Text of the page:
Fame: So fickle and so fleeting . . .
She danced in Madonna's last video but dreams of her own starring role. STEVEN RUSSELL explores a 21st Century phenomenon - the thirst for celebrity status - and meets a west Suffolk wannabee with an eye on the main prizeA BRIGHT yellow MG ZR rumbles into the car park and you just know Carrie Watson has arrived.
She danced in Madonna's last video but dreams of her own starring role. STEVEN RUSSELL explores a 21st Century phenomenon - the thirst for fame - and meets a west Suffolk wannabee with an eye on the main prize
A BRIGHT yellow MG ZR rumbles into the car park and you just know Carrie Watson has arrived. This is a girl who adores being noticed: whether she's being paid to gyrate in a nightclub, adorn the grid at Brands Hatch race-track or show a geekie guy how to dance.
When her motoring pride and joy was recuperating in the garage after a prang, she was loaned a pocket-sized Chevrolet Matiz that simply didn't cut the mustard in terms of profile. It was like Cinderella's glass coach had turned back into a pumpkin. “I just felt awful in it. My car is a big statement. It's really strange driving round in something that's not you,” she shudders.
Carrie craves the limelight. She's taken her first step into the world of unreality television with Beauty and the Geek on E4 - a TV concept that's crossed the Atlantic and handed her 47 minutes of exposure.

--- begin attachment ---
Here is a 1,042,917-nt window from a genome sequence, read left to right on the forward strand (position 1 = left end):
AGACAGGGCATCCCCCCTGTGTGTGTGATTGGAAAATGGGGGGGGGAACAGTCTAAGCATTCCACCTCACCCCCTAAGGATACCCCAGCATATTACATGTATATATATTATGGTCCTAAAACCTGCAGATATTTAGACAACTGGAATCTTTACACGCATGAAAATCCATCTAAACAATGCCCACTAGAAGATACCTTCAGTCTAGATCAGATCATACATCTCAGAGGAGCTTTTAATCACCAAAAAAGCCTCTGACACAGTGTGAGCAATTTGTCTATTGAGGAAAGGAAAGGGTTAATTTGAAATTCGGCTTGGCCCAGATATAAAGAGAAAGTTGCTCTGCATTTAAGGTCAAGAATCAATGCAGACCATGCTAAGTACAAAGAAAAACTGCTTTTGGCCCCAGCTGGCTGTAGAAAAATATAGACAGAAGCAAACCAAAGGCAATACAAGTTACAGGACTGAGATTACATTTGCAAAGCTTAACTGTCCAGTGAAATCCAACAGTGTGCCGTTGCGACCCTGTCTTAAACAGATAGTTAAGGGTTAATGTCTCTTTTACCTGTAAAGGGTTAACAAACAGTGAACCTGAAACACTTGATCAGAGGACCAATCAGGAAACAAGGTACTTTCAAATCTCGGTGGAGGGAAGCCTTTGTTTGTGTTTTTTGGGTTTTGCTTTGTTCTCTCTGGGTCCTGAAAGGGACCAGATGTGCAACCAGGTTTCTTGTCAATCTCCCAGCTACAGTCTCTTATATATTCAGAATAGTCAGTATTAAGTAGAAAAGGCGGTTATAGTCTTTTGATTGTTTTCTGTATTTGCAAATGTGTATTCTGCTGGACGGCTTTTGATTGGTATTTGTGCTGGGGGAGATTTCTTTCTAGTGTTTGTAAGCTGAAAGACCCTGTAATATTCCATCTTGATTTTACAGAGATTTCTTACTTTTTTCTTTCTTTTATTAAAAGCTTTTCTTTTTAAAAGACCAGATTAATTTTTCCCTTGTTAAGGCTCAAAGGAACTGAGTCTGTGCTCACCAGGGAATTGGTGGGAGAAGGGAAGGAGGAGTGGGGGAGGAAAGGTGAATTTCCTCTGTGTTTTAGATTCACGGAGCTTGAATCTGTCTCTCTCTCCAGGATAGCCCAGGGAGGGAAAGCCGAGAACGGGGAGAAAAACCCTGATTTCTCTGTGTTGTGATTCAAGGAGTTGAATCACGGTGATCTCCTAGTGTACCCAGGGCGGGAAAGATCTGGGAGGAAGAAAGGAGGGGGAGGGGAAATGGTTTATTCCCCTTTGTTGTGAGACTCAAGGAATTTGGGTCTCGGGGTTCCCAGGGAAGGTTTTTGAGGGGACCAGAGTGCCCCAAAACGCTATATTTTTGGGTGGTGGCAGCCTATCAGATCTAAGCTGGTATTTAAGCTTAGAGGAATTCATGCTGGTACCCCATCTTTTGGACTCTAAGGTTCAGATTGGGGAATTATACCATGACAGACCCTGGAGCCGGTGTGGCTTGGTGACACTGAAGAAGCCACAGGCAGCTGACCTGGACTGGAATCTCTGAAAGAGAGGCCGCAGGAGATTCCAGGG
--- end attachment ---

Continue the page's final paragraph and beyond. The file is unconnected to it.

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The premise is simple: seven attractive young women pair up with seven young male intellectuals and compete for a £40,000 prize. The beauties' job is to turn the grade-A bookworms into social superstars; the boffins are charged with helping the girls improve their knowledge of things like rocket science.
But although it's the kind of programme you instinctively want to hate - not all blondes being dumb, of course, nor intellectuals dull - you can't help taking to the cast. (Mind you, fire-eating podium-dancer Hayley does initially sound a bit scary, and Essex girl Sam ponders why she can't be friends with ugly people. “They just put a downer on you,” she philosophises.)
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All 14 enter into the spirit of the thing, there are no airs and graces, and they gel happily. The girls find the game social awkwardness of the guys sweet, and the boys treat the ladies with respect and a dash of awe.
In case you missed the opening episode (on February 7), or are digitally dispossessed and can't get E4, there's what happened.
Our game 14 are whisked to a luxurious Scottish castle hotel just before Christmas: the girls all flowing locks and shapely ankles as they step out of expensive limousines; the cycle-helmet-clad guys wobbling into view on high-handlebarred bikes.
We meet Carrie, 21, from Bury St Edmunds. “People may think I'm dizzy, but then I am dizzy,” she giggles, adding that she's probably read only one complete book in her life.
She is tickled by the humour of Will, who in a rash moment fuelled by drink once snogged Christine Hamilton at the Oxford Union, but lets another girl pick him. Green-eyed and blonde-highlighted Carrie is then chosen by Phillip, 20, a computer scientist studying at Cambridge.
Being the penultimate couple to pair up, they're left with room with a double bed. Carrie confesses she snores badly.
And so to the challenges. It's general knowledge revision time for the beauties. Carrie's a bit confused by the number of millimetres in a metre - one million? - but during the subsequent quiz correctly gives the date of the Battle of Hastings.
The chance to work on a dance routine is right up her street. Performing it before an audience of Scottish schoolchildren goes quite well, with only a few clunky moments.